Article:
• 75°

LETTER: Change begins at home

I am an older Caucasian American woman who lived in Florida until I moved away in my 20s, living ultimately in 22 places until my husband and I moved to Stanly County from the center of Charlotte 15 years ago.

Growing up in a segregated school system, my church and my family nevertheless taught me that all lives matter, that respect and love were how we were to treat each other.

I later began to realize how privileged my life really was as a Caucasian woman. I also began to realize how the ugly head of segregation and racism was showing its head all over the South.

In my 20s and 30s, as I travelled up and down the Eastern Seaboard, especially in North Carolina, South Carolina and Georgia, I remember shuddering every time I passed by places of business flying the Confederate flag.

I was literally afraid to stop at those places for food or gas, knowing what that probably meant.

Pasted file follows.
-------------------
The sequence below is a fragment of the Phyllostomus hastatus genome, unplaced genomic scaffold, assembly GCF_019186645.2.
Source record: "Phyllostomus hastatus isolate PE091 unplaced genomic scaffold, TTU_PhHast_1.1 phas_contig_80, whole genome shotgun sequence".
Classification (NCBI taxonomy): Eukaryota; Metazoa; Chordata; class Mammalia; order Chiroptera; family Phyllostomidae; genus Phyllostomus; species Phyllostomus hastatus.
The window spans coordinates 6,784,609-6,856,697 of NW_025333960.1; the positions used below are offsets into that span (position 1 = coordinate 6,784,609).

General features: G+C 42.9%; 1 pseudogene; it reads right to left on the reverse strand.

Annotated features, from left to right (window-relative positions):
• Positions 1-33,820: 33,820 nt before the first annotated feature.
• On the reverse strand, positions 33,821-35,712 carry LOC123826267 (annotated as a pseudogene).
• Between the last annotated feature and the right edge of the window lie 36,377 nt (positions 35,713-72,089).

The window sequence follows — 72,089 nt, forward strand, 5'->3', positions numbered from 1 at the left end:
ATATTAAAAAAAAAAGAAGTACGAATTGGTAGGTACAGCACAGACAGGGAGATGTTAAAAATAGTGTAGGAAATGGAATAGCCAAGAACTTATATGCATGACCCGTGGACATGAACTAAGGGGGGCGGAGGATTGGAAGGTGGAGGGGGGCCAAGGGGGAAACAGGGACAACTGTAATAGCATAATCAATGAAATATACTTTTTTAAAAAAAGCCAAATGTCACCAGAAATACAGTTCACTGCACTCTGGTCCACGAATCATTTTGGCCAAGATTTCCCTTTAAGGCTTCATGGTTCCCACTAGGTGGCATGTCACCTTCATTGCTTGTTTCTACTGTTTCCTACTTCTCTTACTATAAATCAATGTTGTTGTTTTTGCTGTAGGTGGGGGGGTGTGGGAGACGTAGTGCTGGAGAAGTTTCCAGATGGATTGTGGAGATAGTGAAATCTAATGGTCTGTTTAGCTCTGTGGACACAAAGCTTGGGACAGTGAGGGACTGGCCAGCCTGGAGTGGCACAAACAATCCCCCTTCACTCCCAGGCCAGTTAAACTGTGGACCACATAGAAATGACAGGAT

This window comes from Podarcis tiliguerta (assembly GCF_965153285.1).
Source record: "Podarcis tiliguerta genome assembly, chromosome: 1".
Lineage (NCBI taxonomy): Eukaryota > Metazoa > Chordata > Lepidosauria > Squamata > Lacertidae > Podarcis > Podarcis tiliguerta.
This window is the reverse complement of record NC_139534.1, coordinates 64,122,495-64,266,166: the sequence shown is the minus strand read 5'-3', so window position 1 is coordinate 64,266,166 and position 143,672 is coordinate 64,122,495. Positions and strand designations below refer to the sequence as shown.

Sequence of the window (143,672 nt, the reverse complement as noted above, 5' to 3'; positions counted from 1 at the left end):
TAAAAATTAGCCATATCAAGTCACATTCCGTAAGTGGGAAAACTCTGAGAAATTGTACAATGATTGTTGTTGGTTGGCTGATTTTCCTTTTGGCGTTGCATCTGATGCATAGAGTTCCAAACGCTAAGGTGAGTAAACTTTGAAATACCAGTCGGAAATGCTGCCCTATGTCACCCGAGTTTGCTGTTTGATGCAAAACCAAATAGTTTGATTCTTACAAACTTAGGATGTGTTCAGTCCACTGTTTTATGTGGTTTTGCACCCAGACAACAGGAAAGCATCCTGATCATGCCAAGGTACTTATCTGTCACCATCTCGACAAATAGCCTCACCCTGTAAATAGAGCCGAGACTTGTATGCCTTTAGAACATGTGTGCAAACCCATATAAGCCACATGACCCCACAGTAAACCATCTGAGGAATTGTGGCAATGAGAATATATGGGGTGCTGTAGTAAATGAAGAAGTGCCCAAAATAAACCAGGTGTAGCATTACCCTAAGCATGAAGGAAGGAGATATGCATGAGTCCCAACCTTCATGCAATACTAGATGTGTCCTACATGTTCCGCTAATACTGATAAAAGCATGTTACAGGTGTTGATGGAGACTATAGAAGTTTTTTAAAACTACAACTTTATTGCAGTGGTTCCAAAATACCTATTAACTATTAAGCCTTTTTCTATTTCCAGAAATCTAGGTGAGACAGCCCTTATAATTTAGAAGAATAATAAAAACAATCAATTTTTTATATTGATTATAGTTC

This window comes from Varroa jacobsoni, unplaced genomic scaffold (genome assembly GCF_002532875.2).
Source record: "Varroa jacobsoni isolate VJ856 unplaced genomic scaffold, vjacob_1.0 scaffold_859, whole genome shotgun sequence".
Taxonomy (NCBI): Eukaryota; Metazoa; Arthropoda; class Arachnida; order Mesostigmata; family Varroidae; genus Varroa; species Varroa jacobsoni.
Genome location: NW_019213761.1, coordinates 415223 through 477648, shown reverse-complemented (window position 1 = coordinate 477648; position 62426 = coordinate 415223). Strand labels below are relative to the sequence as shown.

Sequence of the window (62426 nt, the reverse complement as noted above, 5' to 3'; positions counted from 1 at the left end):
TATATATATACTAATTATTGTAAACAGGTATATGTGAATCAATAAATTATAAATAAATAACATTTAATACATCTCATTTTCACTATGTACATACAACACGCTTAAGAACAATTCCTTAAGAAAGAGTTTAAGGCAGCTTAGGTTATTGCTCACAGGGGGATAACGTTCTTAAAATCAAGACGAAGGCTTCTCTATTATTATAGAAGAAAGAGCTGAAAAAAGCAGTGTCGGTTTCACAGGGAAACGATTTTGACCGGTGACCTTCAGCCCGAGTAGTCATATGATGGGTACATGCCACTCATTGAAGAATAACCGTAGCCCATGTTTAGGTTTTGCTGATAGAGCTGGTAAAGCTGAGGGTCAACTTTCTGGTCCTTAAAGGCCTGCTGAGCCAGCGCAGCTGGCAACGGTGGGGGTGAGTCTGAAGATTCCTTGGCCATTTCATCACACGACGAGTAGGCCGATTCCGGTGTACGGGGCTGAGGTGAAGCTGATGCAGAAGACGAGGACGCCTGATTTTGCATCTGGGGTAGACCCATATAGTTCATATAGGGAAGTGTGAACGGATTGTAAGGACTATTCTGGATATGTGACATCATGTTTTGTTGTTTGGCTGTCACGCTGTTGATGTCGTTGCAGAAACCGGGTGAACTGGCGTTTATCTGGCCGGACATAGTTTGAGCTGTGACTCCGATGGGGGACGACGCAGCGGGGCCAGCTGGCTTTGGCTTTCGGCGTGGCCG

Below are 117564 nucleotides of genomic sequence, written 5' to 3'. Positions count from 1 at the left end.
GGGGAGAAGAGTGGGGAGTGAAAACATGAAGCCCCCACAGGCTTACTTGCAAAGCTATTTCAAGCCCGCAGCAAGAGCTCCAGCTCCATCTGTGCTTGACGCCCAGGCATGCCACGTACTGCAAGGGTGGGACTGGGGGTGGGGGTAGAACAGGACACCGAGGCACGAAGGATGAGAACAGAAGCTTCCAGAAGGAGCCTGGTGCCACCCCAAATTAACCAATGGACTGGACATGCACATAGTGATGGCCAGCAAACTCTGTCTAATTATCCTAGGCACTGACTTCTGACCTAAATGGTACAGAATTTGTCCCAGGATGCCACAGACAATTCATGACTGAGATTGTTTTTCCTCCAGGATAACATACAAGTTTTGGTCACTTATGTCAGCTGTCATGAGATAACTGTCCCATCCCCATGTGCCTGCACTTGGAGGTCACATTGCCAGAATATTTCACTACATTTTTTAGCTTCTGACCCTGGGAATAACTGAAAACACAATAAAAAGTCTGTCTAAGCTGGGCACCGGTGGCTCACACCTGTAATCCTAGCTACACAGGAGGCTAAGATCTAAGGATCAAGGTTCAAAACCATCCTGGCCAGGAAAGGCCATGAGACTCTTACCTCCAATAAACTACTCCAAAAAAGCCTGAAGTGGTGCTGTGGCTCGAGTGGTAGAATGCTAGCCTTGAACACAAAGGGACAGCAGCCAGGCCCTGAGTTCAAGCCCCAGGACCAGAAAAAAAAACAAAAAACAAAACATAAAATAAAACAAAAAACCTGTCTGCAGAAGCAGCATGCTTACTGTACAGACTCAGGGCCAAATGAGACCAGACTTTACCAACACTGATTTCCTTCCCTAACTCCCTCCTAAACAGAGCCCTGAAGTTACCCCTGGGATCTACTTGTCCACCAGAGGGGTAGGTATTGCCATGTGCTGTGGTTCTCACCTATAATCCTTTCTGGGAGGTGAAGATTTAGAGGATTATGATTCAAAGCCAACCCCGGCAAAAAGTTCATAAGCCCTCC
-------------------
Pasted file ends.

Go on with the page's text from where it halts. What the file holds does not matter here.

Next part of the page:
Now if I was afraid, a Caucasian woman, imagine what our African American folks must have been feeling and what they still feel. It’s no wonder we read stories of how they had a special travel book that helped them find food, gas and lodging without having to stop at those stores with those flags.

Well, friends of Stanly County, those flags are still flying here in some parts, and my heart does a little flip, still, as I drive by those houses, some near my African American friends. There is one flag flying in our neighborhood but not near us.

A new African American friend was walking home on our road to his new home (because he got a ride with someone when his car broke down) when some neighbors began questioning him about why he was there.

While there was no outright ugliness, our friend was terribly uncomfortable at the persistent questioning. I cannot blame him. Can you?

Do you think that would have happened to a Caucasian? I wonder.

I leave you with this thought, a quote by Joe Biden recently: “We’ve got to make real the promise of America, which we’ve never fully grasped, that all men and women are equal, not only at creation but throughout their lives.”

We’ve got to make the promise real here in Stanly County.

Nancy C. Bryant
Norwood